Strange Ranking and Early Hot-Shots

Trouble with the rankingsbekobbl

It had been a press release no one really cared about during the off-season. On the 7th of June the DBB (German Basketball Federation) announced that for the 2009/2010 campaign all german leagues will have to follow the FIBA scoring system. Just like before a winning team is now rewarded with 2 points. But with the new system also the losing team earns 1 point for attending the game. Last season and all those years before the loser got no point, but had to deal with 0:2 points.

If you follow the BBL you might remember the odd story about Gießen not making it to the game in Ludwigsburg. The 46ers’ teambus was stuck in traffic and the team could not make it in time. Ludwigsburg got the win and Gießen was punished by the league with the loss of all direct comparisons. If a situation like this would come up now, the team not attending the game would have to deal with 0 points.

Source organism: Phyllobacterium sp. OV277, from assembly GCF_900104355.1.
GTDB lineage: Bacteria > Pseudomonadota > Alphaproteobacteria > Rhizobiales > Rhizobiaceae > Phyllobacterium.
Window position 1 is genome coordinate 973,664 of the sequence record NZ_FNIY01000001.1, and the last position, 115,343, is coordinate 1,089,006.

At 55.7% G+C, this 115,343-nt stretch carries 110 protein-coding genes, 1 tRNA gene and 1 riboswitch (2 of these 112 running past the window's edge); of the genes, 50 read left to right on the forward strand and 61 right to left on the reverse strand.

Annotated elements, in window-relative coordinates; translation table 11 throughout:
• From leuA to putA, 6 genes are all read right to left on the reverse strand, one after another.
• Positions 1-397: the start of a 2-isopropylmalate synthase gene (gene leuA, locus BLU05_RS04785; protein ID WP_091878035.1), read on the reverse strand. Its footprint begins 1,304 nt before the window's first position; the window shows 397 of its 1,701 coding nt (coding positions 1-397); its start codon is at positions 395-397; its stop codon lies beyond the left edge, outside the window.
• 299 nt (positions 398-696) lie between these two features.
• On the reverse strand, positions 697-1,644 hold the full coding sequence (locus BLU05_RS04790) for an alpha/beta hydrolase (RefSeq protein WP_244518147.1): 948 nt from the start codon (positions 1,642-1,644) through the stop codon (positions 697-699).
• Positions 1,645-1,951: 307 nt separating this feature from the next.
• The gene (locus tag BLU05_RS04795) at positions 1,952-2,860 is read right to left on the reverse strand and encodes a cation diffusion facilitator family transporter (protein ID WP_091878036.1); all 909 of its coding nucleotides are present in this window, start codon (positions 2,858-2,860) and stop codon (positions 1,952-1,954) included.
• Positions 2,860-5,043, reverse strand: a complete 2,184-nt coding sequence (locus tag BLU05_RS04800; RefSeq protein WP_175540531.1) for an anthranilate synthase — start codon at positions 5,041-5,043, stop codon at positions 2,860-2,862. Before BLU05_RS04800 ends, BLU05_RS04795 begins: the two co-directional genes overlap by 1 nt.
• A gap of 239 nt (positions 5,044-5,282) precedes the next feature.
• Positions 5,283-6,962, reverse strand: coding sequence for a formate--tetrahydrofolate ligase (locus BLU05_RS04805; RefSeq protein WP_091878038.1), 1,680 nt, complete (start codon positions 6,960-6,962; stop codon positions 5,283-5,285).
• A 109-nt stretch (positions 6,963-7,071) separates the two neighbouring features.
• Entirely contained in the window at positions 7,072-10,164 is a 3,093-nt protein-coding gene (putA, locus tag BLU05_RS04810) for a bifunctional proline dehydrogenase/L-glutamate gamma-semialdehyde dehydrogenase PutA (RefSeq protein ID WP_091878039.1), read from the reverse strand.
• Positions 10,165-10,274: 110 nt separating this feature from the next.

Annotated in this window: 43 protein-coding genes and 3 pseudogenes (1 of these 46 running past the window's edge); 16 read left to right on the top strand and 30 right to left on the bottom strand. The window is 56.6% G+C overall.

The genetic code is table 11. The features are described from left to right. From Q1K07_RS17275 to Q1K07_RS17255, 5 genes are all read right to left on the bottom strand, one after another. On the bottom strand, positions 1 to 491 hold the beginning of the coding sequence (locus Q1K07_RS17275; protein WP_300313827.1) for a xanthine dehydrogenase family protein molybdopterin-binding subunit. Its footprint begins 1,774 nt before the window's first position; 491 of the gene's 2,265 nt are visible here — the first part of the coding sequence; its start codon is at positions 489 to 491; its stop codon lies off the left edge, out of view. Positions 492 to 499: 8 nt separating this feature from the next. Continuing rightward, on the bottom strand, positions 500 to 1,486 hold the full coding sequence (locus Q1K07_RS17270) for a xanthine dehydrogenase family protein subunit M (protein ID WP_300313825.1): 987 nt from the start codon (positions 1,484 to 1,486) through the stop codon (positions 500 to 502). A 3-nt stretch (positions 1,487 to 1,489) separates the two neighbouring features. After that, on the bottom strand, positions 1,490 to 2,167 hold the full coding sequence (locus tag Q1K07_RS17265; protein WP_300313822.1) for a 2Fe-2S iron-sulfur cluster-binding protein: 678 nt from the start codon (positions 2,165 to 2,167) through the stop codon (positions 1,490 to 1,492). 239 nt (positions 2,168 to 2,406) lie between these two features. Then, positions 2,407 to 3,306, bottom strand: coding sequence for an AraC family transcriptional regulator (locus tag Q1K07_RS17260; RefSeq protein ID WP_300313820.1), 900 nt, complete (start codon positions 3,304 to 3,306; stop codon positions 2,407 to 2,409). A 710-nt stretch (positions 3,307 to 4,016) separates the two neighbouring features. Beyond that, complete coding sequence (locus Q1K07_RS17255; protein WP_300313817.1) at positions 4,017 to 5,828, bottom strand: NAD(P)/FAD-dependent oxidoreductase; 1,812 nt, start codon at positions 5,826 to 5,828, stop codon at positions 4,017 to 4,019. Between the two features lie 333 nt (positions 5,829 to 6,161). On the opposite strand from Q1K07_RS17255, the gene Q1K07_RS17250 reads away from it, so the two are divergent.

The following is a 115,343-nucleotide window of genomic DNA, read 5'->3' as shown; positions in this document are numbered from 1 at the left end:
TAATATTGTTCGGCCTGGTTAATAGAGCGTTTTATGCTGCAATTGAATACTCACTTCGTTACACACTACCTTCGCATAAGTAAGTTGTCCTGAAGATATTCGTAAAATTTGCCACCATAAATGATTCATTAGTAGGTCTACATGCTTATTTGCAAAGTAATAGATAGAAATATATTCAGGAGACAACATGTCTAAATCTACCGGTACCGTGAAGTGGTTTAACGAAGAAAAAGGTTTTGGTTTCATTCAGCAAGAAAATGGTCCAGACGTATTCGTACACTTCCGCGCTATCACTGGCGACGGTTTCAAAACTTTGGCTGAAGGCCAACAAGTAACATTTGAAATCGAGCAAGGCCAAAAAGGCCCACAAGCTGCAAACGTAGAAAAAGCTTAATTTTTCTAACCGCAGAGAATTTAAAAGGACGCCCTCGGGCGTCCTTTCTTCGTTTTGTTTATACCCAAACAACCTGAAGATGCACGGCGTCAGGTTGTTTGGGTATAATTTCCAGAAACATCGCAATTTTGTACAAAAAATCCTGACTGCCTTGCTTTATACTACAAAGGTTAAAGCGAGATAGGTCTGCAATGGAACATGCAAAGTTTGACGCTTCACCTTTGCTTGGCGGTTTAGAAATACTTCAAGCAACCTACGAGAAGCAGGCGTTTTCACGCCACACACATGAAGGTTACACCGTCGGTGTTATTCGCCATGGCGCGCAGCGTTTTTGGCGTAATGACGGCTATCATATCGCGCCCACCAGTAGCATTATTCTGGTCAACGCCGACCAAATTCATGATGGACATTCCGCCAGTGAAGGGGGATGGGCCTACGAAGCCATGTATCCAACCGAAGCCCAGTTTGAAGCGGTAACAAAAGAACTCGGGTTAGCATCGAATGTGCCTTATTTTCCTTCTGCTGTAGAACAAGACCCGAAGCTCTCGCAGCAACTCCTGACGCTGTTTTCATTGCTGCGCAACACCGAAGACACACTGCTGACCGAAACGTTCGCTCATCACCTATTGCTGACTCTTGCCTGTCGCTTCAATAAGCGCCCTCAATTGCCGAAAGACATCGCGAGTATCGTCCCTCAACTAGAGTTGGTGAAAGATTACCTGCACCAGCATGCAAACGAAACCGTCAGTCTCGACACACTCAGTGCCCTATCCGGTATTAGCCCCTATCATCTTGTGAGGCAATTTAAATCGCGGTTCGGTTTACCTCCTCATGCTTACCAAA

Theoretically yes, this sounds quite feasible. In the Belgian league and of course in Euroleague this system had been used before. And if all games of a game day are played on one day or weekend this new system may be unfamiliar, but generally it makes sense.

In ProA or ProB the new system did not harm anybody as all games were played on one weekend. But BBL had to postpone several games for specific reasons (e.g. Alba Berlin had to play Euroleague qualifying games against Le Mans and Maroussi Athens) and as a result there are teams that have played 5 games and others just 2 or 3.

With the new system this results in a lot of confusion in the rankings.